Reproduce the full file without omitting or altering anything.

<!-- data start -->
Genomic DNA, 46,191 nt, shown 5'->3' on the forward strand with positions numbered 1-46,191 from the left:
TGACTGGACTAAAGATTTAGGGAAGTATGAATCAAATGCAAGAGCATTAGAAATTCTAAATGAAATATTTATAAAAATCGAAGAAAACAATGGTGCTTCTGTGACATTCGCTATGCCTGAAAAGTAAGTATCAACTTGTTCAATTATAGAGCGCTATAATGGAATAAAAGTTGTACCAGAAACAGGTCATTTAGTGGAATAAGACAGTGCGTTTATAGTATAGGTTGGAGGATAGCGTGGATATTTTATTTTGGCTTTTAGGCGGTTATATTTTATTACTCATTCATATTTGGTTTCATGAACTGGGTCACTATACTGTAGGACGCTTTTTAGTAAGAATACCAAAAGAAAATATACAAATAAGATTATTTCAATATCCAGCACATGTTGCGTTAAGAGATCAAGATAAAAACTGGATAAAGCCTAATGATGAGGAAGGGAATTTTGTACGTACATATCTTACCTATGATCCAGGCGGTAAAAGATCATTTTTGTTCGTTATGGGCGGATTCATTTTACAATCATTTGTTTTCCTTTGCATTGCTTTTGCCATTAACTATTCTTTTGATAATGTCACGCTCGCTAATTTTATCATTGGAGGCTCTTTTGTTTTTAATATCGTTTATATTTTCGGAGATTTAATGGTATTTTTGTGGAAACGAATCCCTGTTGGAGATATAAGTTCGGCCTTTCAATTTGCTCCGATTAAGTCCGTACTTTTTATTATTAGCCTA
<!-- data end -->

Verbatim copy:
Genomic DNA, 46,191 nt, shown 5'->3' on the forward strand with positions numbered 1-46,191 from the left:
TGACTGGACTAAAGATTTAGGGAAGTATGAATCAAATGCAAGAGCATTAGAAATTCTAAATGAAATATTTATAAAAATCGAAGAAAACAATGGTGCTTCTGTGACATTCGCTATGCCTGAAAAGTAAGTATCAACTTGTTCAATTATAGAGCGCTATAATGGAATAAAAGTTGTACCAGAAACAGGTCATTTAGTGGAATAAGACAGTGCGTTTATAGTATAGGTTGGAGGATAGCGTGGATATTTTATTTTGGCTTTTAGGCGGTTATATTTTATTACTCATTCATATTTGGTTTCATGAACTGGGTCACTATACTGTAGGACGCTTTTTAGTAAGAATACCAAAAGAAAATATACAAATAAGATTATTTCAATATCCAGCACATGTTGCGTTAAGAGATCAAGATAAAAACTGGATAAAGCCTAATGATGAGGAAGGGAATTTTGTACGTACATATCTTACCTATGATCCAGGCGGTAAAAGATCATTTTTGTTCGTTATGGGCGGATTCATTTTACAATCATTTGTTTTCCTTTGCATTGCTTTTGCCATTAACTATTCTTTTGATAATGTCACGCTCGCTAATTTTATCATTGGAGGCTCTTTTGTTTTTAATATCGTTTATATTTTCGGAGATTTAATGGTATTTTTGTGGAAACGAATCCCTGTTGGAGATATAAGTTCGGCCTTTCAATTTGCTCCGATTAAGTCCGTACTTTTTATTATTAGCCTA